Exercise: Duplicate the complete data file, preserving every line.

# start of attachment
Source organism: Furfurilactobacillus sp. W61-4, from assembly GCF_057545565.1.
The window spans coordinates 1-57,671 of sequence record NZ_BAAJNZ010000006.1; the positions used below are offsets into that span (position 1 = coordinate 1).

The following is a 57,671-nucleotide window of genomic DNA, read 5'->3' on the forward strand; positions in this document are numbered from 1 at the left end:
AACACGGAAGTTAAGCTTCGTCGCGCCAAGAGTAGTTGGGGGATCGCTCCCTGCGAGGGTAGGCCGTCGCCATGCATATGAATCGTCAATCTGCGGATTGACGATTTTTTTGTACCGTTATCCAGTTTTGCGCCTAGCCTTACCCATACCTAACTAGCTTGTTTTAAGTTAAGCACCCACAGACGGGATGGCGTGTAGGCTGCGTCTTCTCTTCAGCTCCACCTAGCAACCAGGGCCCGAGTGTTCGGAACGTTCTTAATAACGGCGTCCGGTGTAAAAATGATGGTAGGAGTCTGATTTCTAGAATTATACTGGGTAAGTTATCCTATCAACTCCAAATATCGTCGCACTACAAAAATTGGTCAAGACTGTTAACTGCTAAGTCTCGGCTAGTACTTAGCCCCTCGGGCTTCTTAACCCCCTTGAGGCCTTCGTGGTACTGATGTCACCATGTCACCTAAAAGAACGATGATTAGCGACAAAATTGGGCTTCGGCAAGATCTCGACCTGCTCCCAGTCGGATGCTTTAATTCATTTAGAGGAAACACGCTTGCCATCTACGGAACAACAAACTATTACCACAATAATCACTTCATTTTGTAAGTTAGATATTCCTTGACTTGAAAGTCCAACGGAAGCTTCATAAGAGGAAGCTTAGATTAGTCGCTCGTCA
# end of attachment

Source organism: Furfurilactobacillus sp. W61-4, from assembly GCF_057545565.1.
The window spans coordinates 1-57,671 of sequence record NZ_BAAJNZ010000006.1; the positions used below are offsets into that span (position 1 = coordinate 1).

The following is a 57,671-nucleotide window of genomic DNA, read 5'->3' on the forward strand; positions in this document are numbered from 1 at the left end:
AACACGGAAGTTAAGCTTCGTCGCGCCAAGAGTAGTTGGGGGATCGCTCCCTGCGAGGGTAGGCCGTCGCCATGCATATGAATCGTCAATCTGCGGATTGACGATTTTTTTGTACCGTTATCCAGTTTTGCGCCTAGCCTTACCCATACCTAACTAGCTTGTTTTAAGTTAAGCACCCACAGACGGGATGGCGTGTAGGCTGCGTCTTCTCTTCAGCTCCACCTAGCAACCAGGGCCCGAGTGTTCGGAACGTTCTTAATAACGGCGTCCGGTGTAAAAATGATGGTAGGAGTCTGATTTCTAGAATTATACTGGGTAAGTTATCCTATCAACTCCAAATATCGTCGCACTACAAAAATTGGTCAAGACTGTTAACTGCTAAGTCTCGGCTAGTACTTAGCCCCTCGGGCTTCTTAACCCCCTTGAGGCCTTCGTGGTACTGATGTCACCATGTCACCTAAAAGAACGATGATTAGCGACAAAATTGGGCTTCGGCAAGATCTCGACCTGCTCCCAGTCGGATGCTTTAATTCATTTAGAGGAAACACGCTTGCCATCTACGGAACAACAAACTATTACCACAATAATCACTTCATTTTGTAAGTTAGATATTCCTTGACTTGAAAGTCCAACGGAAGCTTCATAAGAGGAAGCTTAGATTAGTCGCTCGTCA